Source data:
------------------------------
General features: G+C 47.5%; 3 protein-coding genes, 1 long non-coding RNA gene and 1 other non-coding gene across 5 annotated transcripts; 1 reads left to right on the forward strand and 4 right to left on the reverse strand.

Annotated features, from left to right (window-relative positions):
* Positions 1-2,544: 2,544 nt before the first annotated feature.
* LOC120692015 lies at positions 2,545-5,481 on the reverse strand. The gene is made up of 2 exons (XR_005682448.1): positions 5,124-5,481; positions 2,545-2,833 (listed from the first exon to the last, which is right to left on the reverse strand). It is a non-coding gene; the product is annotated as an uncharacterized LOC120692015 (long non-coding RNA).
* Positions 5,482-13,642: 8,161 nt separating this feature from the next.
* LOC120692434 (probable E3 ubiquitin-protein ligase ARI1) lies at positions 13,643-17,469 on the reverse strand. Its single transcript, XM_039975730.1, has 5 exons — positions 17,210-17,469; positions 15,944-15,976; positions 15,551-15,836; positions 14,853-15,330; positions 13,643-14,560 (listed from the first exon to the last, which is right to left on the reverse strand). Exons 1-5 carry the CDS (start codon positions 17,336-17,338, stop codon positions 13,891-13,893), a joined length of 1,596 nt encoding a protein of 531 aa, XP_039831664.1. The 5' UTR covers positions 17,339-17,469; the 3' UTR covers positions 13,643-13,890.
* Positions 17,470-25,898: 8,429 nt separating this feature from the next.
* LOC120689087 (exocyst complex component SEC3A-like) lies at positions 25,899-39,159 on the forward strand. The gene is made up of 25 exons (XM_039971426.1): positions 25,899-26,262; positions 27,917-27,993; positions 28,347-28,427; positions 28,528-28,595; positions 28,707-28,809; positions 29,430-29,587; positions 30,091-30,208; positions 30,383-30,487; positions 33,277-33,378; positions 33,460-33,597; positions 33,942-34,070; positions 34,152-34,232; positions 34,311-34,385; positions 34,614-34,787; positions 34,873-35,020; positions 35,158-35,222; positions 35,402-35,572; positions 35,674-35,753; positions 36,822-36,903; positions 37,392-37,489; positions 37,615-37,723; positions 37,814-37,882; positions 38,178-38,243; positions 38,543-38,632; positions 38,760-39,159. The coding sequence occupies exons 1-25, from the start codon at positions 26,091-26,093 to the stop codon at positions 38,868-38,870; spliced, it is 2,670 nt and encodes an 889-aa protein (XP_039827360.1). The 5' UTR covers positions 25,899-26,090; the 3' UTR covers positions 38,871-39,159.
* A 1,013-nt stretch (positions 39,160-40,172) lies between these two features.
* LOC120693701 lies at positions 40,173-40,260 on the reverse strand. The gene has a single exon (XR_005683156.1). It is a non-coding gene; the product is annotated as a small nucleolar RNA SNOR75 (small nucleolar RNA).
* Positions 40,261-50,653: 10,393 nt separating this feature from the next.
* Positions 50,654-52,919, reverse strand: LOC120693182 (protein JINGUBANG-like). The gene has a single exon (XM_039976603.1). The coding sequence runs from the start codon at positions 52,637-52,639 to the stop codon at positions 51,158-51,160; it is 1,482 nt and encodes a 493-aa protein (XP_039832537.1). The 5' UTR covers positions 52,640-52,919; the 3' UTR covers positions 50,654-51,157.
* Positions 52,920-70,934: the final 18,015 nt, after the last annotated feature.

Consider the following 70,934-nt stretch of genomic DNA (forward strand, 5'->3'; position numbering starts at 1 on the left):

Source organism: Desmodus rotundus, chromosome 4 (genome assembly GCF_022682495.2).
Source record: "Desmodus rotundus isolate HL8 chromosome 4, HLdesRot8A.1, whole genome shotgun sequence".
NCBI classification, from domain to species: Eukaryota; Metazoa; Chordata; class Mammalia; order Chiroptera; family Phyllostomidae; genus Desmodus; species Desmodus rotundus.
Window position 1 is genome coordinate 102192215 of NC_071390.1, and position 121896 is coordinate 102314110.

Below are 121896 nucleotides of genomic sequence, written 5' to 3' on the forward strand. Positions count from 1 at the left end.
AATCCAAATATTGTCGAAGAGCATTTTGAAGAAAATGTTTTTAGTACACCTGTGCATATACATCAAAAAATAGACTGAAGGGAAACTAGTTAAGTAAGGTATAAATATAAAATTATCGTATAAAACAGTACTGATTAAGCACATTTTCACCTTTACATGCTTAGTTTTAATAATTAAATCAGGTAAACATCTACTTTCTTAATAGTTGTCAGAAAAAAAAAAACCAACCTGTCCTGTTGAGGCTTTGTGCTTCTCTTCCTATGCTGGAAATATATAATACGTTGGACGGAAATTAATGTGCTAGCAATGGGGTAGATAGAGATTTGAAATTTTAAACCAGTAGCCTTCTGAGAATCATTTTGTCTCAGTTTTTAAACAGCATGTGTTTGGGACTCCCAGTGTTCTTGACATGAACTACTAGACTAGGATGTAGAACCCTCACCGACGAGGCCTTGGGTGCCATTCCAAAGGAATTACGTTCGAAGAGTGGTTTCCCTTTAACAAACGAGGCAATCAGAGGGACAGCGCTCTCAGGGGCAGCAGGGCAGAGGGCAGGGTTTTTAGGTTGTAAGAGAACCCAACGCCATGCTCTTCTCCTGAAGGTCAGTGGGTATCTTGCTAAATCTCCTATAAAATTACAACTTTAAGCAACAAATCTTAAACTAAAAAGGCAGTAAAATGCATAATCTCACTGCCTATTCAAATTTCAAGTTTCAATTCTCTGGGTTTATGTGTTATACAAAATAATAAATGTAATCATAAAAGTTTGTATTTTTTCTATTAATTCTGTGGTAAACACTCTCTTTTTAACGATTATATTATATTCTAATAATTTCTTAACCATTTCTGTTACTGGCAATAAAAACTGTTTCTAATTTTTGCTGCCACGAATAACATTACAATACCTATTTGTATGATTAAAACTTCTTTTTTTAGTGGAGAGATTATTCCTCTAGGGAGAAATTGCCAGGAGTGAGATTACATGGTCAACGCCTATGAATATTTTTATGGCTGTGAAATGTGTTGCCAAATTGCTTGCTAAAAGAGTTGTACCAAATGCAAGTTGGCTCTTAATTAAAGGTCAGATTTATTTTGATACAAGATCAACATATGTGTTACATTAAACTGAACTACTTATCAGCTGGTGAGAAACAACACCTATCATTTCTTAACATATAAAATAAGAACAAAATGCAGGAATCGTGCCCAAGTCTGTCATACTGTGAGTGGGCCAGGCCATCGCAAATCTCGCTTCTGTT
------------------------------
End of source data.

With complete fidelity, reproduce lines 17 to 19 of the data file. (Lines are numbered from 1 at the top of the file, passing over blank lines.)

NCBI classification, from domain to species: Eukaryota; Metazoa; Chordata; class Mammalia; order Chiroptera; family Phyllostomidae; genus Desmodus; species Desmodus rotundus.
Window position 1 is genome coordinate 102192215 of NC_071390.1, and position 121896 is coordinate 102314110.

Below are 121896 nucleotides of genomic sequence, written 5' to 3' on the forward strand. Positions count from 1 at the left end.